The hope is that these cells can be genetically altered along specific pathways to foil their transformative abilities, he says. "The intent is to use the potential of these cells to become different cell and tissue types and force them down a path that would eliminate the danger of metastasizing or hemorrhaging, which ultimately is the cause of death for most dogs with this cancer."

The biochemical pathways that control hemangiosarcoma also are the focus of research under way in several breeds of dog, including Dachshunds, at the Van Andel Institute in Grand Rapids, Mich. A nonprofit medical research facility, Van Andel studies diseases in dogs that could illuminate human health issues with a goal of developing effective personalized medicine. The hemangiosarcoma research in dogs may help them learn more about a similar, but rare, cancer in humans, angiosarcoma.

The first results of the research are expected to be published soon. "We look at the biochemical pathways that get turned on in canine tumors so we can better understand how the tumors work," explains Nick Duesbery, Ph.D., head of the Laboratory of Cancer and Developmental Cell Biology. "To do this, we collect tumor samples, break them apart in their component cells, grow them in cultures and analyze the pathways that are turned on or off when they are treated with different drugs."

As scientists learn more about hemangiosarcoma, the opportunities to better understand genetic risk factors and develop improved treatments increase. Though Dachshundsare not considered at high risk for developing the cancer, those who love the breed are eager to encourage the submission of DNA samples to help advance breed-specific research. Even one case of hemangiosarcoma in Dachshunds is one too many, they say.

Purina appreciates the support of the Dachshund Club of America and particularly Charlotte Borghardt, chair of the DCA Health Commit­tee, in helping to identify topics for the Purina Pro Club Dachshund Update newsletter.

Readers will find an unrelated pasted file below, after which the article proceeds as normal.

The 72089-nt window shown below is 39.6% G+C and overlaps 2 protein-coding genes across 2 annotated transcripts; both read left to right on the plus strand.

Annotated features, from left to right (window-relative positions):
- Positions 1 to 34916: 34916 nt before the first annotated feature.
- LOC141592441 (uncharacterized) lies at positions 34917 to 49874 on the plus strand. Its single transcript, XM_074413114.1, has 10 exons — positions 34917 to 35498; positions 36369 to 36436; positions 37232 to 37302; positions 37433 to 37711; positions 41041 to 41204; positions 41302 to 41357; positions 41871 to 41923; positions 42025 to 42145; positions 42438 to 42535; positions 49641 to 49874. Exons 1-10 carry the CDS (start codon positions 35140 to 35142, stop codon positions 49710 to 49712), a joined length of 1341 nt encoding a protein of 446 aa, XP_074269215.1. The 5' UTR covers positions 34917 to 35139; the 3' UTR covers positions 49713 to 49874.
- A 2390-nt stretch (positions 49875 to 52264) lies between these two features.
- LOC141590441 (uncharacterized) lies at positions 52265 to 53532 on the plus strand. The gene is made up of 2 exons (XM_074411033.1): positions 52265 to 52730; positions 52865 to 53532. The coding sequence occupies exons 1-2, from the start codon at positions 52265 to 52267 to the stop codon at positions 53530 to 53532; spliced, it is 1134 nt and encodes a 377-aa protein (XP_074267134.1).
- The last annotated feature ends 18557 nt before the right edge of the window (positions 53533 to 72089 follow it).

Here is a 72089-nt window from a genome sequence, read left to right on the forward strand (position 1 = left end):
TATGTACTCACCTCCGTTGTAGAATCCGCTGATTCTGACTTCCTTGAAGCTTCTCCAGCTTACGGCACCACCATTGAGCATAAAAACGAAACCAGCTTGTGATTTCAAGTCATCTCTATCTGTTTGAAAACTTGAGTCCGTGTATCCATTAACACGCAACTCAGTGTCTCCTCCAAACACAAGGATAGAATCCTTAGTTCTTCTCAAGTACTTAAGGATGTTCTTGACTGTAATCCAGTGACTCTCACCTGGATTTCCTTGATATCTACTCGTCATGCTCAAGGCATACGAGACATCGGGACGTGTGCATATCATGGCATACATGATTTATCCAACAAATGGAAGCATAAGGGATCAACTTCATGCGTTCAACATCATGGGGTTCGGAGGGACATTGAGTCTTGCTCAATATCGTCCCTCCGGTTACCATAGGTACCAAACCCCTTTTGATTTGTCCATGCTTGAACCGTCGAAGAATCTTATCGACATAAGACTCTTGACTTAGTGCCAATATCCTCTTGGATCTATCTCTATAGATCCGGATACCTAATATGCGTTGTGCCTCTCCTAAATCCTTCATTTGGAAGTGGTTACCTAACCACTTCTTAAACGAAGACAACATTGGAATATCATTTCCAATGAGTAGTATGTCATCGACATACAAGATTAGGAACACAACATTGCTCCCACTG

Breeders and Owners Can Contribute to Hemangiosarcoma Research

Dachshund breeders and owners whose dogs have been diagnosed with hemangiosarcoma are encouraged to have their veterinarians submit blood and tissue samples to help advance research of this cancer.

Samples can be sent to the laboratory of Matthew Breen, Ph.D., C.Biol., FSB, professor of genomics at North Carolina State University College of Veterinary Medicine, who is coordinating the collection and sharing of DNA samples with other cancer researchers. To learn about the Breen laboratory and research of hemangiosarcoma, go to www.breenlab.org/recruitment.html

To contribute samples, visit the website of the Dachshund Club of America (DCA) atwww.dachshund-dca.org. A link is provided on the home page to the hemangiosarcoma page containing a sample submission form. Owners should contact the Breen laboratory prior to sending samples via email at info@BreenLab.org. The DCA Health and Welfare Trust Fund provides reimbursement of expenses for shipping samples to Breen. For information, visit www.dachshealth.org/projects.html.

Hemangiosarcoma samples also can be shipped directly to the Van Andel Institute to support ongoing research. Visit www.vai.org/helpingdogs for instructions for veterinarians on sample collection and information and consent forms for owners.

The Path of Hemangiosarcoma

A challenging cancer to recognize, partly because signs are not apparent until it has metastasized and the tumor has ruptured, heman­giosarcoma is considered a silent killer. Owners usually seek emergency care for these signs:

  • Listlessness
  • Pale gums
  • Sudden collapse
  • Distended, fluid-filled abdomen, which occurs with tumors in the spleen

During emergency treatment, veterinarians often detect anemia and the abdomen filled with blood. They may perform a blood transfusion, followed by a splenectomy to remove part or all of the spleen. A biopsy of the spleen indicates whether a dog has a benign heman­gioma or malignant hemangiosarcoma.

While chemotherapy may give a dog a few months longer to live, surgery to remove the spleen usually is ineffective because the cancer already has metastasized and is circulating in the blood.